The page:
May 8th, 2011
I just came across a treasure trove, a compilation of reader reviews of My Cousin the Saint on one web site. About a dozen of them. There’s nothing better for a writer than to see how his or her story has resonated with readers.
Alas, the link is no longer live, but here’s an excerpt from one: “When a friend suggested that I read My Cousin The Saint, I hesitated for many reasons….I am not Catholic, I expected the book to be a boring tale of a religion that doesn’t necessarily interest me and I was raised in a secular home. My friend persisted and I am so grateful to her. By page 2, I was hooked…..and my interest continued all the way into the epilogue. Justin Catanoso writes about a quest that could just as easily be mine..in another country with different characters.”
My book, by the way, can be purchased inexpensively at many online retailers, particularly www.amazon.com
May 5th, 2011
It’s always a pleasure to be in The State of Things, where when I’m on, I usually talk about regional business trends. Not today. It was that other topic I know a little about — saints and saint making. Host Frank Stasio did a great job with the questions during the 10-minute interview. Here’s the link. Hope you like it.
May 2nd, 2011
May 1. What a day. Pope John Paul II beatified. Osama bin Laden shot and killed by U.S. military sharpshooters.
May 1st, 2011
The New York Times reports: VATICAN CITY — Lauding John Paul II as a giant of 20th century history as well as a hero of the church, Pope Benedict XVI moved his towering predecessor one step closer to sainthood on Sunday in a celebratory Mass that drew more than a million people to Rome.
Full story here.
If you are visiting my site for the first time, my book gives a full, historical account of the canonization process from my own reporting at the Vatican, as well as Pope John Paul II’s role in changing the canonization process in the early 1980s, and how those church rules applied to my cousin, the saint — whom JPII beatified on May 4, 1997.
April 30th, 2011
I hope to be making just those points tomorrow at 10 a.m., when I’ve been invited to appear on CNN International via Skype to talk about the beatification of Pope John Paul II.
April 30th, 2011
The tenor of the news surrounding the late Pope John Paul II’s beatification in the coming hours has been tilted slightly negatively. Isn’t this process being rushed? Didn’t he fail to confront the pedophile priests in his flock? Wasn’t he dismissive of modernizing the role of women in the church?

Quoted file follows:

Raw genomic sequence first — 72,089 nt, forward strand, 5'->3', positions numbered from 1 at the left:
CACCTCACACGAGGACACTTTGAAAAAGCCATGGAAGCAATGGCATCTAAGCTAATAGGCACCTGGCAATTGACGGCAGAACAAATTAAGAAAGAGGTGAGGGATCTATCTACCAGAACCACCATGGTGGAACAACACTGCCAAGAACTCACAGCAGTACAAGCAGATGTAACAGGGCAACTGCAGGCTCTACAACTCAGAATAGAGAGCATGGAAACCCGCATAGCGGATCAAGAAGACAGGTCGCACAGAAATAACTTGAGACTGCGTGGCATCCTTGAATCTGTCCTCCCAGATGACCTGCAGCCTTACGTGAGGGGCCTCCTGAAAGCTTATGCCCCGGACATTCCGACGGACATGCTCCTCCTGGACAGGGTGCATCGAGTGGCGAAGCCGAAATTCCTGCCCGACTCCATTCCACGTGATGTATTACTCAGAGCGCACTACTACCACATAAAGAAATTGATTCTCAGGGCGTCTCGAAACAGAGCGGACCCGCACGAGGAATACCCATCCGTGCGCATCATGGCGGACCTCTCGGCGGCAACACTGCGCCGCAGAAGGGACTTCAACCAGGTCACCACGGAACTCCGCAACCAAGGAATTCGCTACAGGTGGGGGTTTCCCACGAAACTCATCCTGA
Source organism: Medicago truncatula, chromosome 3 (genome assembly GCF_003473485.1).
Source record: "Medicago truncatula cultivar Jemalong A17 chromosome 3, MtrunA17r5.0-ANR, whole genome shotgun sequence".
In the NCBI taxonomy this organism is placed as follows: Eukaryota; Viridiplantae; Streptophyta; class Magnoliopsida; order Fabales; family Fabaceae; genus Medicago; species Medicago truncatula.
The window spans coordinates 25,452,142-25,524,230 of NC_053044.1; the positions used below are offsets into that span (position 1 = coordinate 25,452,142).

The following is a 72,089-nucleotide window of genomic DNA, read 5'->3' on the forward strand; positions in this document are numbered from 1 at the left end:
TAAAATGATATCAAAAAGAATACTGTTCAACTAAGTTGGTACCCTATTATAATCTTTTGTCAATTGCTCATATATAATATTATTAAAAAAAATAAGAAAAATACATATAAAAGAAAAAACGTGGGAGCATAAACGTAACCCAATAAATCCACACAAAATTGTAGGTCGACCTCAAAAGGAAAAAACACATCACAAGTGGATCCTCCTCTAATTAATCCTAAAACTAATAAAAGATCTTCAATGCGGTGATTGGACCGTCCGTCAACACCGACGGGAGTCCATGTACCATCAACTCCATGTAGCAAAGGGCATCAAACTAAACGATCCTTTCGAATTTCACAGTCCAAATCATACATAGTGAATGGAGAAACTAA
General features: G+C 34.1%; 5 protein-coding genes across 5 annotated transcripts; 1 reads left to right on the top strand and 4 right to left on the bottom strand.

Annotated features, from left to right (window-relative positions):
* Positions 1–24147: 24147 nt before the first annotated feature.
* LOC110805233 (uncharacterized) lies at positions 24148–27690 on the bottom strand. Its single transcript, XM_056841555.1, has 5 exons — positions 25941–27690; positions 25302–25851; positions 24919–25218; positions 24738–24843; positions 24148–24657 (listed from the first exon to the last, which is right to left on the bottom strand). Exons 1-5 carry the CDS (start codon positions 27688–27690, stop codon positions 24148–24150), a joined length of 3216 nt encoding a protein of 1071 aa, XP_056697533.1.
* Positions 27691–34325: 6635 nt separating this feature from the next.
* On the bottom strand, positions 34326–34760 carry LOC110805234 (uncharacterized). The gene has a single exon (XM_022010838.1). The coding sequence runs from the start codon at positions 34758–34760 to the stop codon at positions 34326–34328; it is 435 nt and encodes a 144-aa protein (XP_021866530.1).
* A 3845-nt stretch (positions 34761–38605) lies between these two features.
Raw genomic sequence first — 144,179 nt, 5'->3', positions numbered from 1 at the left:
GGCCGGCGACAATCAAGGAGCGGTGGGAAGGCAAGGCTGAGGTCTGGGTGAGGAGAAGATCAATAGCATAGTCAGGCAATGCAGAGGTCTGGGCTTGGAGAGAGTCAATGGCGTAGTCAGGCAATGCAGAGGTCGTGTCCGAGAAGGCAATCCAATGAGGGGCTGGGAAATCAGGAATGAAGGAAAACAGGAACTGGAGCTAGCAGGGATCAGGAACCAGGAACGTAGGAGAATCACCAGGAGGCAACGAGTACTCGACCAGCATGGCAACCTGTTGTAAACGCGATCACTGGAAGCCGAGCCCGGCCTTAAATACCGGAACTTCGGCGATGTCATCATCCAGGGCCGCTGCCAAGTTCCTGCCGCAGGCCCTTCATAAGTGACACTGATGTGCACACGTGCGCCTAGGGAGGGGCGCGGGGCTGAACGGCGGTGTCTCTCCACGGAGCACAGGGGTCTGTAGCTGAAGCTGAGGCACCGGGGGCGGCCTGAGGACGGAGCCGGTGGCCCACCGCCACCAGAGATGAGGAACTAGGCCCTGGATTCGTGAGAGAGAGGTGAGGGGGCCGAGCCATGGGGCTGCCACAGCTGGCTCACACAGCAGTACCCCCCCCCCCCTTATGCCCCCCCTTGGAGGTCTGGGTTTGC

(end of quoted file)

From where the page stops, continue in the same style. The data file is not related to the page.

One could argue yes, to some degree, in regard to those criticisms. But the conflict-spin on this story misses the larger point — the whole life of John Paul II, a life that can be far more effectively be argued as having been heroically virtuous. That’s the key in this whole march to sainthood. Forget the miracles. That’s an ethereal sideshow. Whether or not you believe in God or Heaven or even the Catholic Church, one simply should not overlook the extraordinary life lived by this pope — beginning with his resistance to Nazism as a young adult right up to the way he dignified old age by living so visibly with Parkinson’s disease. John Paul was, emphatically, one of the most important historical figures of the past century. Believe what you want about this beatification and the motives behind it, but this pope has earned the right to his church’s greatest recognition.
By the way, nearly 17 years ago, on May 4, 1997, Pope John Paul II beatified my favorite saint — Padre Gaetano Catanoso, cousin of my grandfather, and thus, my cousin as well.
April 28th, 2011
Tom Breen, a reporter with the Associated Press, does a great job with this national story on the upcoming beatification of Pope John Paul II. I was lucky enough to be one of his sources.
Excerpt: John Paul II was himself an enthusiastic promoter of sainthood and beatification. He streamlined the process to make canonization move faster, celebrated canonizations all over the world and named more saints than all the popes in the previous 400 years combined.
“He understood that there’s nothing like a canonization to fire up the faithful,“ said Justin Catanoso, a North Carolina journalist and author of “My Cousin the Saint,“ about his relative Gaetano Catanoso, who was beatified and named a saint by John Paul II. “It’s just a gorgeous ritual.“
April 27th, 2011
In the run-up to Sunday’s beatification of the late Pope John Paul II in Rome, author and Jesuit priest Father James Martin writes in Slate:
“The naysayers, mainly on the left, see John Paul not as one of the great religious figures of the age, but as a person with whom they often disagreed, particularly on issues of the ordination of women, the Vatican’s response to the sexual-abuse crisis, and treatment of gays and lesbians. The most common arguments against his canonization can be boiled down to two: First, I disagreed with him. Second, he wasn’t perfect.”
The essay is here.
April 22nd, 2011
This National Public Radio story — pegged to the late Pope John Paul II’s upcoming beatification — looks at an inexplicable cure in Washington state and whether it should be considered a miracle. Strong detail on the Vatican process for confirming miracles on the road to canonization. And to me, a familiar voice in the story: Father Kurt Peter Gumpel, a senior member of the Congregation for the Causes of Saints at the Vatican. He was a patient and insightful source for me in 2006.
One error in the NPR story as reported: beatification is not the first step toward canonization, it is the next to last step (there are at least three or four prior steps).
April 5th, 2011
My book! Check it out! Here’s what got me thinking about it — we’re getting an iPad!